Klinefelter’s Syndrome occurs in boys who have an extra X chromosome.
Klinefelter’s Syndrome Symptoms
Because they often appear no different from anyone else, many XXY males probably never learn of their extra chromosome.
However, if they are to be diagnosed, chances are greatest at one of the following times in life: before or shortly after birth, early childhood, adolescence, and in adulthood (as a result of testing for infertility).
Boys with Klinefelter’s Syndrome may have a language disability, but some do not have any trouble learning.
Teenagers with Klinefelter’s Syndrome may have less facial and body hair. Adults with this condition may be infertile.
How is Klinefelter’s Syndrome Diagnosed?
This condition can be diagnosed before birth through amniocentesis or chorionic villus sampling (CVS).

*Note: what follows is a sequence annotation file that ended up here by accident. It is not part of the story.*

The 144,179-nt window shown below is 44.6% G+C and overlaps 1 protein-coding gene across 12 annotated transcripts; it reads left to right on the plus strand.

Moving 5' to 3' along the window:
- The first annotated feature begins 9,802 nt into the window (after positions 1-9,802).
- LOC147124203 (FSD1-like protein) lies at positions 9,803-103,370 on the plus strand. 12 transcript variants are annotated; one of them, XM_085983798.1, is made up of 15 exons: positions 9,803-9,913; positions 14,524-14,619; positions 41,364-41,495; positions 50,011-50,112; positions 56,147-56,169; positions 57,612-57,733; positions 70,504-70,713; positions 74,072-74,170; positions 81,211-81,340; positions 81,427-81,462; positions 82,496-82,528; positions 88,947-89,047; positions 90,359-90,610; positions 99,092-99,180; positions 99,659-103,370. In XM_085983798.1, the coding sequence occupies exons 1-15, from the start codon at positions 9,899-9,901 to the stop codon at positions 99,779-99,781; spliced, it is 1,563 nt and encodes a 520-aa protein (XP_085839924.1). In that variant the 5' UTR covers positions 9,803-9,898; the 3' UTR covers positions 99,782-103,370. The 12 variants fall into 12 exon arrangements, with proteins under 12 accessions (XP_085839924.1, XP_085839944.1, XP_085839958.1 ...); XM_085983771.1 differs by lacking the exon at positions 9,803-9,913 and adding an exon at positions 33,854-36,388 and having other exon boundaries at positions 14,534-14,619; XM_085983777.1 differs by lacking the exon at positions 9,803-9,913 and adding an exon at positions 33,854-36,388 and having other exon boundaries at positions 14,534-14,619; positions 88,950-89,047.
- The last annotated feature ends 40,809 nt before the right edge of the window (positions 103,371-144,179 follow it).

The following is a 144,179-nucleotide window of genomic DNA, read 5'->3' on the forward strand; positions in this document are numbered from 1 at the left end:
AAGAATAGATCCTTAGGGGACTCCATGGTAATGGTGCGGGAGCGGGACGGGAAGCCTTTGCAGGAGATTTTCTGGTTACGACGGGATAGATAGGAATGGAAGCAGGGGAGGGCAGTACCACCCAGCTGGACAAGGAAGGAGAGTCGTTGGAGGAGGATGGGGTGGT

If the mother does not have an amniocentesis or CVS test, a small blood sample can be drawn from the child. White blood cells are then separated from the sample, mixed with tissue culture medium, incubated, and checked for chromosomal abnormalities, such as an extra X chromosome.
Klinefelter’s Syndrome Treatment
Treatment has the best results when its started as early as possible. With treatment, most boys can grow up to have normal sex lives.
Treatment can include:
- Educational services
- Physical, speech and occupational therapy
- Testosterone replacement